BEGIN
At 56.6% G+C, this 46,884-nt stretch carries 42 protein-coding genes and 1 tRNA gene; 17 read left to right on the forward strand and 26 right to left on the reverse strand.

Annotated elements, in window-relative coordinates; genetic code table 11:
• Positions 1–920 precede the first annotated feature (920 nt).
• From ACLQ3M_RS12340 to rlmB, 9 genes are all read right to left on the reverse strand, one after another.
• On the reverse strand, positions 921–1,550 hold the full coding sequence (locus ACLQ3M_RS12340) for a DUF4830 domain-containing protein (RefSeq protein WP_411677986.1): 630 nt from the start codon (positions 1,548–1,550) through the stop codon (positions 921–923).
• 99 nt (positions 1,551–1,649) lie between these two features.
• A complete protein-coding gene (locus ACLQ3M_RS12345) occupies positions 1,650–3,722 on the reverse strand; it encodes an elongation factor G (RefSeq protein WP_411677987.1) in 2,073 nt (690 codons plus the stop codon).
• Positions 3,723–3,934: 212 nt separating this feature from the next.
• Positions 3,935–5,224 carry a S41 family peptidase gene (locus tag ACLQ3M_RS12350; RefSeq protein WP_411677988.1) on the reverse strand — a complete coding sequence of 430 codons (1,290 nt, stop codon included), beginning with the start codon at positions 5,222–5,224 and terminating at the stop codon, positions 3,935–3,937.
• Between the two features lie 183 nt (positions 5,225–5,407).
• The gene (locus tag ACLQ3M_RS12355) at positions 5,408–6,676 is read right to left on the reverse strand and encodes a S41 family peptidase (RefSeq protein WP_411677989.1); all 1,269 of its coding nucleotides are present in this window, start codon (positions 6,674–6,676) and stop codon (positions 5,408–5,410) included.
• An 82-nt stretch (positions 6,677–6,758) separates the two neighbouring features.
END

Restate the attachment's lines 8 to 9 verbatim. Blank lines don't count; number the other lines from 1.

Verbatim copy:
• Positions 3,723–3,934: 212 nt separating this feature from the next.
• Positions 3,935–5,224 carry a S41 family peptidase gene (locus tag ACLQ3M_RS12350; RefSeq protein WP_411677988.1) on the reverse strand — a complete coding sequence of 430 codons (1,290 nt, stop codon included), beginning with the start codon at positions 5,222–5,224 and terminating at the stop codon, positions 3,935–3,937.